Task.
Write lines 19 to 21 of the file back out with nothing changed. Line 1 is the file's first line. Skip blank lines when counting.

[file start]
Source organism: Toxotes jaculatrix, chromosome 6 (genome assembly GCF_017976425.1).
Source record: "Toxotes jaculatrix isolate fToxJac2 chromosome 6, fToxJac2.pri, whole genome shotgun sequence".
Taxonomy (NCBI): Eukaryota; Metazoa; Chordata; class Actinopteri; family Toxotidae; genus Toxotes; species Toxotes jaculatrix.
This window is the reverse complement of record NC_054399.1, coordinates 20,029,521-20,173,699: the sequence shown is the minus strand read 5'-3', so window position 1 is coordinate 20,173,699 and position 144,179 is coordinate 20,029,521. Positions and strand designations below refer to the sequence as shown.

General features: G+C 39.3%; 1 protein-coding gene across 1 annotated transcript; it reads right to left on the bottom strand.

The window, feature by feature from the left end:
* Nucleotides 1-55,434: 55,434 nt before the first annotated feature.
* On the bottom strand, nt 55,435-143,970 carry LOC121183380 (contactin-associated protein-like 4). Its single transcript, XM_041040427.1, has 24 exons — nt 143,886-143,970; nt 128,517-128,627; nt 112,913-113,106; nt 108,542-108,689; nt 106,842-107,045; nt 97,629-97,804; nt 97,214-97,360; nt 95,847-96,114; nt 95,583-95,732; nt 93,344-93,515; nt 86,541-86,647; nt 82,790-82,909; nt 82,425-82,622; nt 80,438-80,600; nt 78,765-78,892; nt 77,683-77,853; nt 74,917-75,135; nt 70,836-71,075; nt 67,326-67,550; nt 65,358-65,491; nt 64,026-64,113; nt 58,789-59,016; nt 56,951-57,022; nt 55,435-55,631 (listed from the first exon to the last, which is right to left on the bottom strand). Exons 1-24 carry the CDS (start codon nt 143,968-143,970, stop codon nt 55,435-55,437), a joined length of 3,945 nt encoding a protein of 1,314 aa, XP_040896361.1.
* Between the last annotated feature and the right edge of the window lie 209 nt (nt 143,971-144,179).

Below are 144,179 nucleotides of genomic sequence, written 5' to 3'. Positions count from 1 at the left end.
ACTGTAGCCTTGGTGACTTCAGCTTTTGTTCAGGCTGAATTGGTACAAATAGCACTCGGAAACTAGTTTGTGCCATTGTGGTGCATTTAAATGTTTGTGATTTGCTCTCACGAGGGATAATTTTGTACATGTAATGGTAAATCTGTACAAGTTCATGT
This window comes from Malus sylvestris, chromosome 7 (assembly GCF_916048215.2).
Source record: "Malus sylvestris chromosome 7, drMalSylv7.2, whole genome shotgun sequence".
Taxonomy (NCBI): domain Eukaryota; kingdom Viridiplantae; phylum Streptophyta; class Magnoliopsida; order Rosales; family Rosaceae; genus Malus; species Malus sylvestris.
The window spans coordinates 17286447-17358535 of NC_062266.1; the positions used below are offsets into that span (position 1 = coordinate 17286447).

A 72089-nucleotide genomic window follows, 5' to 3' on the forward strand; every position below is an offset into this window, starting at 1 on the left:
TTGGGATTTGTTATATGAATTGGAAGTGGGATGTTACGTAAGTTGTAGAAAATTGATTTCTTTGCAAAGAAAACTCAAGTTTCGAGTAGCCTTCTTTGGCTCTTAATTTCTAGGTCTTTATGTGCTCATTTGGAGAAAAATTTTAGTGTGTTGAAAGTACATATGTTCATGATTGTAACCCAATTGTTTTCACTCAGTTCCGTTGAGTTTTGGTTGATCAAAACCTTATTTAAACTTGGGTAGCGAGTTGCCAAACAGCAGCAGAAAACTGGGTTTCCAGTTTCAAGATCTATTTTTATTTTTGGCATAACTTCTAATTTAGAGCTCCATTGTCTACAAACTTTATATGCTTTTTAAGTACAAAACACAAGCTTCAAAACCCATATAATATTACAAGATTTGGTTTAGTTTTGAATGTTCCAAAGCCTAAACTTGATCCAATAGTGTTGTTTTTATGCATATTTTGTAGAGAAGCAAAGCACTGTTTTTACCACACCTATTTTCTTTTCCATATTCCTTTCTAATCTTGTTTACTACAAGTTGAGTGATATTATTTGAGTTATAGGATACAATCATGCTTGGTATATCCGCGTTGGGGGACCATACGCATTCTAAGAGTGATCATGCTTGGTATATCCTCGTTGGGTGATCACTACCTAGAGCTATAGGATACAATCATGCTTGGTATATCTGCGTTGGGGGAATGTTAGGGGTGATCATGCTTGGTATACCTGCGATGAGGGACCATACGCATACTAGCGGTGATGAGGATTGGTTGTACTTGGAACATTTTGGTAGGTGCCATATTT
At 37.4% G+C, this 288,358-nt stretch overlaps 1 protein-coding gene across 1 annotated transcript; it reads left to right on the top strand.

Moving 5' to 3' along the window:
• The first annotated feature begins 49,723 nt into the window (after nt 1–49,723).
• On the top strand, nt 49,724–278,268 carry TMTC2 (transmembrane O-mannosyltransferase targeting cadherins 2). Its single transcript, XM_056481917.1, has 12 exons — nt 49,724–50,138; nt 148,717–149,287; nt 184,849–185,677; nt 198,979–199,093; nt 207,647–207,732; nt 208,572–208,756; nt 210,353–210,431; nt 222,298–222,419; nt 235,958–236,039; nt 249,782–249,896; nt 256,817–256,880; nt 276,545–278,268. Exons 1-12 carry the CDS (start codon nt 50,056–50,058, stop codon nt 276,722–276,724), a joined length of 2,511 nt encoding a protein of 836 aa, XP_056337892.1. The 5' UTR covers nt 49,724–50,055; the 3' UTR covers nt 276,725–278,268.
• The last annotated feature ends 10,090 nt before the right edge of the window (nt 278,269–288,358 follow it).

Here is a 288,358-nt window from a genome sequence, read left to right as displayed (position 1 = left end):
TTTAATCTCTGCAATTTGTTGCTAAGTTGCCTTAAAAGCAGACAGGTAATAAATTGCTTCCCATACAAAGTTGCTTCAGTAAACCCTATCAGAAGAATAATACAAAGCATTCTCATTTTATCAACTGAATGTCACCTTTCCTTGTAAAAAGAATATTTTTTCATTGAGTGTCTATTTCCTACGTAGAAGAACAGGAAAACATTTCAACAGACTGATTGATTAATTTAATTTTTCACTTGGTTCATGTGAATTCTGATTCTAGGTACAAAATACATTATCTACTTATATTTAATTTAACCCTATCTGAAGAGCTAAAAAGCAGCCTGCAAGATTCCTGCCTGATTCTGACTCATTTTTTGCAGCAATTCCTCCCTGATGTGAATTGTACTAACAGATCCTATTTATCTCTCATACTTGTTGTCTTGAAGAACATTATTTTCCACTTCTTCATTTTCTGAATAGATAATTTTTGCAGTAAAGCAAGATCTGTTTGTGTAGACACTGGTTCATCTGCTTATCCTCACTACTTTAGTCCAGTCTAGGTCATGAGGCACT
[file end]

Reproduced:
Moving 5' to 3' along the window:
• The first annotated feature begins 49,723 nt into the window (after nt 1–49,723).
• On the top strand, nt 49,724–278,268 carry TMTC2 (transmembrane O-mannosyltransferase targeting cadherins 2). Its single transcript, XM_056481917.1, has 12 exons — nt 49,724–50,138; nt 148,717–149,287; nt 184,849–185,677; nt 198,979–199,093; nt 207,647–207,732; nt 208,572–208,756; nt 210,353–210,431; nt 222,298–222,419; nt 235,958–236,039; nt 249,782–249,896; nt 256,817–256,880; nt 276,545–278,268. Exons 1-12 carry the CDS (start codon nt 50,056–50,058, stop codon nt 276,722–276,724), a joined length of 2,511 nt encoding a protein of 836 aa, XP_056337892.1. The 5' UTR covers nt 49,724–50,055; the 3' UTR covers nt 276,725–278,268.